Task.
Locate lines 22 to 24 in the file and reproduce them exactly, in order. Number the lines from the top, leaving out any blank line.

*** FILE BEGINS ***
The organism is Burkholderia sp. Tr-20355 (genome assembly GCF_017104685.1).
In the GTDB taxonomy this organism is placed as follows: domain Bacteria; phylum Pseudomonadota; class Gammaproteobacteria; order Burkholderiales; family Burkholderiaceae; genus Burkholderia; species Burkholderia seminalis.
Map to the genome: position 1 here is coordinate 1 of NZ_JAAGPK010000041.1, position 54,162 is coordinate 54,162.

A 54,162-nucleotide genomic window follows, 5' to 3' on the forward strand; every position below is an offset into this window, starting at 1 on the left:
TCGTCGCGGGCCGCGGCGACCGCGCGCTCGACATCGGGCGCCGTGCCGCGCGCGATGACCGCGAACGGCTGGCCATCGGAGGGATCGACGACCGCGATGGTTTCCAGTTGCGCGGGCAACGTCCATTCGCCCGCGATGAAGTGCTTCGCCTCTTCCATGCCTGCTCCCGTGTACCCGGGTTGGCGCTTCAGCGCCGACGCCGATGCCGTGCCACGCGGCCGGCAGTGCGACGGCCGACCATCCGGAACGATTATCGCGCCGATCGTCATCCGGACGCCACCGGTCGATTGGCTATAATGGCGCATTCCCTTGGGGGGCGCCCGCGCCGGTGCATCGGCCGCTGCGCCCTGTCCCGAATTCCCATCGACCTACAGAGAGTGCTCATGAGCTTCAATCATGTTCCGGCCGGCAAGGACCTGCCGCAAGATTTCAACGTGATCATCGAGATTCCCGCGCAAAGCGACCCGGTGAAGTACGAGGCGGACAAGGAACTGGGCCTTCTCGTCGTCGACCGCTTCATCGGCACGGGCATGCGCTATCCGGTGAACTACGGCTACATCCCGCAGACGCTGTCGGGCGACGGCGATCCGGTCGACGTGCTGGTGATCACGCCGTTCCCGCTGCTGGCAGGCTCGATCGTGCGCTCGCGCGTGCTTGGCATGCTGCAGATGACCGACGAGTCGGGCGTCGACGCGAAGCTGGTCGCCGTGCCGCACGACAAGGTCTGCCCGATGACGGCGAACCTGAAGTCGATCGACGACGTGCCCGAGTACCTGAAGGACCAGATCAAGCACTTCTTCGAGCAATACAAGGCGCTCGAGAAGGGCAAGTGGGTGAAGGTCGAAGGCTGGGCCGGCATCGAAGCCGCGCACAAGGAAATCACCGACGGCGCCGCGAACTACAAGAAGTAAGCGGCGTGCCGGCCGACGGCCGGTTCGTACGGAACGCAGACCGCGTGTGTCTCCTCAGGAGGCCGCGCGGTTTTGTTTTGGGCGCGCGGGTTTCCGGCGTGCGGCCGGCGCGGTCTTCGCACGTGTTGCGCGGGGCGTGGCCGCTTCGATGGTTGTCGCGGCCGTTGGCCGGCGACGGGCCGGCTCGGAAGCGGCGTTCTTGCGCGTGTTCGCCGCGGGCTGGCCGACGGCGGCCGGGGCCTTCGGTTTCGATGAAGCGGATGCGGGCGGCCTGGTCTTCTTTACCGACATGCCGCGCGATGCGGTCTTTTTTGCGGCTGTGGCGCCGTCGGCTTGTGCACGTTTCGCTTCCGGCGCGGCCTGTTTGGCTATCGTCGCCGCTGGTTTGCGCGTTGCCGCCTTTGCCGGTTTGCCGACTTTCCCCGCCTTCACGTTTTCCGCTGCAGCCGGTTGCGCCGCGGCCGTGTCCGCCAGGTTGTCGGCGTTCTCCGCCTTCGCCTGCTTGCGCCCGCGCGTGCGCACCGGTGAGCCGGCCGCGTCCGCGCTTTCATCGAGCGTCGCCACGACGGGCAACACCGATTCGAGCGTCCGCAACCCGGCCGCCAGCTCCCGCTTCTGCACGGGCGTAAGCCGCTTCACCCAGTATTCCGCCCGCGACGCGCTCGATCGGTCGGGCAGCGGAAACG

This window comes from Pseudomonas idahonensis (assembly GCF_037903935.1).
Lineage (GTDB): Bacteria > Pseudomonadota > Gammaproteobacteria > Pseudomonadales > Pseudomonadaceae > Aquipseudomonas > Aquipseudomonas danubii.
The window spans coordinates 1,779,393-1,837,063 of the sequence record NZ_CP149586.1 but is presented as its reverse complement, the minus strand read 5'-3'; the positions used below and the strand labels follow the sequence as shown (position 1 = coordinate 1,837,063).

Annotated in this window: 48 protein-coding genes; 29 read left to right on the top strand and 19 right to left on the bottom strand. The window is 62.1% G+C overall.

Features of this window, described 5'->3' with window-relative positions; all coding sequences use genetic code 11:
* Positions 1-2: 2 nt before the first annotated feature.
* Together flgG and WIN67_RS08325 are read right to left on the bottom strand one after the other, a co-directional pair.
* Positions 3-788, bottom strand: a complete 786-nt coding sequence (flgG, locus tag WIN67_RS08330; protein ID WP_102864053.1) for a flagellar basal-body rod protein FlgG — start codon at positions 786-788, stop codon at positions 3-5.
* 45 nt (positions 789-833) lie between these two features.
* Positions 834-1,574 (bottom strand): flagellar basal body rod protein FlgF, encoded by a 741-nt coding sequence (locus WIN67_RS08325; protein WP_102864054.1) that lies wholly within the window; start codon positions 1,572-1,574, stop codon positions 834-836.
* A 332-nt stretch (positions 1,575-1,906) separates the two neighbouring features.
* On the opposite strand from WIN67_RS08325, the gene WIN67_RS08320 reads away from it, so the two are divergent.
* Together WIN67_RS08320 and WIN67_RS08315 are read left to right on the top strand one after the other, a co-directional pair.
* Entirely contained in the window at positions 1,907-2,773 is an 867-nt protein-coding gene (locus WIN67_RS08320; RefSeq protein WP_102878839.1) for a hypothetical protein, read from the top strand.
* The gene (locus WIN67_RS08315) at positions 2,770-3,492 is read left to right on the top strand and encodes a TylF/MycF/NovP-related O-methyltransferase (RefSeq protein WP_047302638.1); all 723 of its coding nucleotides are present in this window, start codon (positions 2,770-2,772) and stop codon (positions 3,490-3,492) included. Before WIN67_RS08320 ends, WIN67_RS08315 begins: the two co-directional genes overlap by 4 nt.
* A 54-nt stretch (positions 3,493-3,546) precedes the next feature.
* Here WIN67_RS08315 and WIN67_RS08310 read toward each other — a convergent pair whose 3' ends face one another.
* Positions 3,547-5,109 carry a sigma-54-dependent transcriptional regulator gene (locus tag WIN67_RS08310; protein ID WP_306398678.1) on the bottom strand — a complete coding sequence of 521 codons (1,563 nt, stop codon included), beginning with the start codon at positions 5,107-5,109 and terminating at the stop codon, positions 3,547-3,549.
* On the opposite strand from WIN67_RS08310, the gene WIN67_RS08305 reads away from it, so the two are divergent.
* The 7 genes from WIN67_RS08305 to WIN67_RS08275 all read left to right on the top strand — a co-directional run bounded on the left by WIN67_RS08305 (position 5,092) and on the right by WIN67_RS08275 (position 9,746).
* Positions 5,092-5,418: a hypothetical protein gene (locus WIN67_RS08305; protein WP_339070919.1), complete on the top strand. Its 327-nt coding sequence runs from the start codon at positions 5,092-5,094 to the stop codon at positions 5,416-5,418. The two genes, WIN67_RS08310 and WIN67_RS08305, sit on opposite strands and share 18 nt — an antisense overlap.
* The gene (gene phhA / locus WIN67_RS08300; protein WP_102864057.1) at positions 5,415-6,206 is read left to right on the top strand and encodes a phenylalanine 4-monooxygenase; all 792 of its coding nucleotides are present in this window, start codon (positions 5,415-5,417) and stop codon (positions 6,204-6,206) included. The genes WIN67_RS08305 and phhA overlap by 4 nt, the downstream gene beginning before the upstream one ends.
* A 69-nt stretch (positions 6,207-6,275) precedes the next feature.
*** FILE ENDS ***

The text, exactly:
* Here WIN67_RS08315 and WIN67_RS08310 read toward each other — a convergent pair whose 3' ends face one another.
* Positions 3,547-5,109 carry a sigma-54-dependent transcriptional regulator gene (locus tag WIN67_RS08310; protein ID WP_306398678.1) on the bottom strand — a complete coding sequence of 521 codons (1,563 nt, stop codon included), beginning with the start codon at positions 5,107-5,109 and terminating at the stop codon, positions 3,547-3,549.
* On the opposite strand from WIN67_RS08310, the gene WIN67_RS08305 reads away from it, so the two are divergent.